Yes, Masseduction is remarkably more in the pop lane than her previous work with how-the-hell-is-he-doing-all-of-these-records super producer Jack Antonoff at the helm. It's glam rock and synth, too; a collage of all the sexiest rock beings inspiring Clark, including a hint of Freddie Mercury drama mixed up with Marc Bolan. Masseduction's strength, though, is thematically, which is best said in the album's title track: "I can't turn off what turns me on." Masseduction is hedonistic and investigates and leans into the theory: what happens if I give in, blowing it all up in the process, to start over again? Destruction can occur. It's not a new thought: rock 'n' roll's is built upon the dumb, sometimes satisfying, things humans have done to themselves. Clark's Masseduction is a refreshing look at desire and subsequent emotional wreckage. It asks us to travel the path of seduction and fucking to its messy existential aftermath and see how we can possibly move forward from that carnage.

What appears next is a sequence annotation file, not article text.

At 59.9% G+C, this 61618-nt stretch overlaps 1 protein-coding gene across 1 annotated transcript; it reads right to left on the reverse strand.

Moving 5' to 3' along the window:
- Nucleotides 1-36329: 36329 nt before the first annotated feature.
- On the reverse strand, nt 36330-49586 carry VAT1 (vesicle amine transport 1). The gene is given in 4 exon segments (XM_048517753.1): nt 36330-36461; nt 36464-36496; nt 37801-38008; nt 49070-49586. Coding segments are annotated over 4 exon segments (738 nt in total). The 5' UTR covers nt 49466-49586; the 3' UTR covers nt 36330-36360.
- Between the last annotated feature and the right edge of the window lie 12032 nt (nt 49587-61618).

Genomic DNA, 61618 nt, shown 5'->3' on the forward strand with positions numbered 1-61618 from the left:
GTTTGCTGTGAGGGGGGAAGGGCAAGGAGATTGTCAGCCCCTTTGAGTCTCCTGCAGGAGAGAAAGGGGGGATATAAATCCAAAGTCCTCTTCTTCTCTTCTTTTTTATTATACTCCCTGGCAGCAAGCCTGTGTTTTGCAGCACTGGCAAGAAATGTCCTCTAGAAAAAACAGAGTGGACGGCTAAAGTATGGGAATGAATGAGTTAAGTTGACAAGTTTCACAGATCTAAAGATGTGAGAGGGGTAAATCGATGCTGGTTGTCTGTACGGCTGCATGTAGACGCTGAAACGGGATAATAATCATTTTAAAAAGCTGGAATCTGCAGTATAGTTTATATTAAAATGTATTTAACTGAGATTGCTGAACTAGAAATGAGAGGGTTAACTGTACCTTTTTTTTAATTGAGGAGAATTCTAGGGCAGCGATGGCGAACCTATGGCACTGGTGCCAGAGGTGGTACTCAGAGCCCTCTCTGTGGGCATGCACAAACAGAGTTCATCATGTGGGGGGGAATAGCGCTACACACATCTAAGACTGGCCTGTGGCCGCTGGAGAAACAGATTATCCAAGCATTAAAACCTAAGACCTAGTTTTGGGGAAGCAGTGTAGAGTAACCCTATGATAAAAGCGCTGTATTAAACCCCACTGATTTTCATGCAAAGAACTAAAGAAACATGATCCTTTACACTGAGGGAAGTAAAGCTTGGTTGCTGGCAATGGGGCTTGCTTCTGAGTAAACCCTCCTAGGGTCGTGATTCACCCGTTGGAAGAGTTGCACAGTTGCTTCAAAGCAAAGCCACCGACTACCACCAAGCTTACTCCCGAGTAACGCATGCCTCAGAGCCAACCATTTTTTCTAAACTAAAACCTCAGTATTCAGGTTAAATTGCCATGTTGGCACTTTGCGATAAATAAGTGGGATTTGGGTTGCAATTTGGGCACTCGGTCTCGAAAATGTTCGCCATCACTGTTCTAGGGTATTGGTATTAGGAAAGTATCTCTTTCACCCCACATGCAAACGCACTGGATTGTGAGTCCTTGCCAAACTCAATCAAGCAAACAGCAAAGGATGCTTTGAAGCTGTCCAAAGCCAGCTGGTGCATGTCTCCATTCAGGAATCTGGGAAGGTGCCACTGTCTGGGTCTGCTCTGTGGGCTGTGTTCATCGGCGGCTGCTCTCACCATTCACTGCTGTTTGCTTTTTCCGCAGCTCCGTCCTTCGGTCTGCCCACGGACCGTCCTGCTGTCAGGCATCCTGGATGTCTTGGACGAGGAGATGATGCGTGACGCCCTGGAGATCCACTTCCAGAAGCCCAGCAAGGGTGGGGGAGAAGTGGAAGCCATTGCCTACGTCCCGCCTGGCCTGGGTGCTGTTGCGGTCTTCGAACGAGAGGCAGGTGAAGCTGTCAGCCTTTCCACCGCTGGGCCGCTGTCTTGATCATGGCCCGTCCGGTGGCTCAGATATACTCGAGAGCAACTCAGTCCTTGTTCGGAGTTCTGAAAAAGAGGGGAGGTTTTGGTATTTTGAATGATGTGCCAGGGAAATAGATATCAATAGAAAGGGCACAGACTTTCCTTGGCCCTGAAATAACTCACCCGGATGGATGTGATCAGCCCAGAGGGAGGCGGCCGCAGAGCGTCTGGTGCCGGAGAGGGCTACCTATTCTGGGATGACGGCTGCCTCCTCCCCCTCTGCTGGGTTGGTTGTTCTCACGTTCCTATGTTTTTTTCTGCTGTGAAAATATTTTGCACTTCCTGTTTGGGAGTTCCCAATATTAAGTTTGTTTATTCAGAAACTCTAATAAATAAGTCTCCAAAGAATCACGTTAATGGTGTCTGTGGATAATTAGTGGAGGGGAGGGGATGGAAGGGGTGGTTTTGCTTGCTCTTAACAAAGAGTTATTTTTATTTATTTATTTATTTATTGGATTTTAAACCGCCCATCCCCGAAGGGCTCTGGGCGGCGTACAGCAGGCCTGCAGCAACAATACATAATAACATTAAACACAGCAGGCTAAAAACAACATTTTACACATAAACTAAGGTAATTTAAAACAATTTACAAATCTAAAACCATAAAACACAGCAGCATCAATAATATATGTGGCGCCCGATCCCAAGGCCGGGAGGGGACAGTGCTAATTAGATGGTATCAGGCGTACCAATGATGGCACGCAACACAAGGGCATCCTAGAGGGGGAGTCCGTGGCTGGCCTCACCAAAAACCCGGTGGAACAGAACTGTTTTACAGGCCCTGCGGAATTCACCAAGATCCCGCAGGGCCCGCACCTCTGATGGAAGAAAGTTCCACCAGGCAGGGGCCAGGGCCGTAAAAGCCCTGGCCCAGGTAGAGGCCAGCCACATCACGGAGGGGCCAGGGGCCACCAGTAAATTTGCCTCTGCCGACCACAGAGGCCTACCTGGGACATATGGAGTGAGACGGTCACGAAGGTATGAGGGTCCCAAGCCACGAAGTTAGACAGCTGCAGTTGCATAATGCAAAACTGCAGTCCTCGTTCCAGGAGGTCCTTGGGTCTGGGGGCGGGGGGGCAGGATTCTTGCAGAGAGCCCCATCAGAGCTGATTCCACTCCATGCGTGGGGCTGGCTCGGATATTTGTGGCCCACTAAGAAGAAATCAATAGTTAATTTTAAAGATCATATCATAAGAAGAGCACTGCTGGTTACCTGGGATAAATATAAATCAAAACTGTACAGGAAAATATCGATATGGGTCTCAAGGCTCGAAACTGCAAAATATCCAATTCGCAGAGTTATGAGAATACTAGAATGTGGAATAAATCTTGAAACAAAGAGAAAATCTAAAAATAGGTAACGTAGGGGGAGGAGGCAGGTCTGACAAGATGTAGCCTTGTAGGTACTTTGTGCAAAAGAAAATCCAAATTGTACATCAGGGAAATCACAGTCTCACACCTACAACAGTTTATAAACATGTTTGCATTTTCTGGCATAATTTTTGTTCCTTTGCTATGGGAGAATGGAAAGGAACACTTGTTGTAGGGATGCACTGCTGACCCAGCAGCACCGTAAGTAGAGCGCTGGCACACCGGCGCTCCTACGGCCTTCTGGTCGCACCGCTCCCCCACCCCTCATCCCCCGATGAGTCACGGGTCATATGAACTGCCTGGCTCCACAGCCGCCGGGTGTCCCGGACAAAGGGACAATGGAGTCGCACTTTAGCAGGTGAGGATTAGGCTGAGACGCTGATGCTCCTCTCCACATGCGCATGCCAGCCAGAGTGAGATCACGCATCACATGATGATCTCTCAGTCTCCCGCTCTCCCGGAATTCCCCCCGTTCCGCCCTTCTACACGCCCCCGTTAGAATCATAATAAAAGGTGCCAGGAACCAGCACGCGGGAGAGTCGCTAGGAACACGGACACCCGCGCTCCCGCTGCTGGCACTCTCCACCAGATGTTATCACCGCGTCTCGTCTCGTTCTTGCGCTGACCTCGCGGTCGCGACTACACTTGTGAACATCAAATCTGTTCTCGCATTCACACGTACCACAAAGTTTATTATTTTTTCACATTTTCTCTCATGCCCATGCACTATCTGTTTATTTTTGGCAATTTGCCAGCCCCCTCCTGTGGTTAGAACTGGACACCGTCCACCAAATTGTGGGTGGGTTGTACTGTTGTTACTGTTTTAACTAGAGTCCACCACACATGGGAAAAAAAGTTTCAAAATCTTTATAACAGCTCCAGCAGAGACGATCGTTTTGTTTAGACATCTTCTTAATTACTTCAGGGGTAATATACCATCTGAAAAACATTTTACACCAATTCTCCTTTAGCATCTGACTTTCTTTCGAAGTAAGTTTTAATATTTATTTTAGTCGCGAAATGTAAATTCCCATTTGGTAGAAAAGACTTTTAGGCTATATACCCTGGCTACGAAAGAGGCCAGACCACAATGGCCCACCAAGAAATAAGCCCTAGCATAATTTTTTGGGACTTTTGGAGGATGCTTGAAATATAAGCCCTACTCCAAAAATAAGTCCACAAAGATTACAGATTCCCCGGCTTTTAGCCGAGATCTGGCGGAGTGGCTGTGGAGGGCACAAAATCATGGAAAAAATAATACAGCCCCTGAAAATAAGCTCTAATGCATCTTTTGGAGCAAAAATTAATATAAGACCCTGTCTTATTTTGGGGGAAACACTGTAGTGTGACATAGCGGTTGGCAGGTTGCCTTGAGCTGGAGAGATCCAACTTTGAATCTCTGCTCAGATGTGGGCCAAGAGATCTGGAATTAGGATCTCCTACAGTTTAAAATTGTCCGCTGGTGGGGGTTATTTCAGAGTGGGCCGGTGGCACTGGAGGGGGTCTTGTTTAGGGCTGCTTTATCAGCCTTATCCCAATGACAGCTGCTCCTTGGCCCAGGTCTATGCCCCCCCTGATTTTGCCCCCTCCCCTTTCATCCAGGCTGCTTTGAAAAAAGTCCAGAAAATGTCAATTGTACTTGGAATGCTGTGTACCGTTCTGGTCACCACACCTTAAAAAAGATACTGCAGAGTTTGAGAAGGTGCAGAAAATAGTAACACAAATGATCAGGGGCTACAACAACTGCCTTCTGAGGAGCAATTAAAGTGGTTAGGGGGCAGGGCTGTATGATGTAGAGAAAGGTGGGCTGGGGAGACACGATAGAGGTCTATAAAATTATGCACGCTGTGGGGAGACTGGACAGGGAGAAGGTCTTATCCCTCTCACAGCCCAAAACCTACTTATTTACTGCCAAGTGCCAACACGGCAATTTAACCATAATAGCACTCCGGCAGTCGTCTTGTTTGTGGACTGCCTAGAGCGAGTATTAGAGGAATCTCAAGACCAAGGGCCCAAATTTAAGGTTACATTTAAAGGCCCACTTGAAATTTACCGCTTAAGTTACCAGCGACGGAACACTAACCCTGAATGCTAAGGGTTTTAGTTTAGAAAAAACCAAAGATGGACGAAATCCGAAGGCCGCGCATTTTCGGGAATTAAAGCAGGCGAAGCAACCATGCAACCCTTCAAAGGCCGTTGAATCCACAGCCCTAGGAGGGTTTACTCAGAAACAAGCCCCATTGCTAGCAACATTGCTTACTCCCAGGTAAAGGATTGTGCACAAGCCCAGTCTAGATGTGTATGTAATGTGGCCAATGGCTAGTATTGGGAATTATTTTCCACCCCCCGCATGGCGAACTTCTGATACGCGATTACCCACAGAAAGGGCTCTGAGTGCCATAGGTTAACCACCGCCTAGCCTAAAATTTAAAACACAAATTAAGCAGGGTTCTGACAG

Clark mentioned in an extensive profile with The New Yorker in August that this is her gloomiest record in her discography thus far. "It's all about sex and drugs and sadness," she said. During the album's rollout, St. Vincent setup… meta interviews (an "interview kit") about the record and she answered the question of what does seduction means to her. "Seduction is when the invitation is better than the party itself," she says plainly. And while the answers to these interviews may be playfully (and rightly) poking at the thinness of contemporary music journalism, that particular answer holds some weight. Seduction, at least the way we hear it on this record, is immediately satisfying because what happens afterward is potentially more emotionally catastrophic.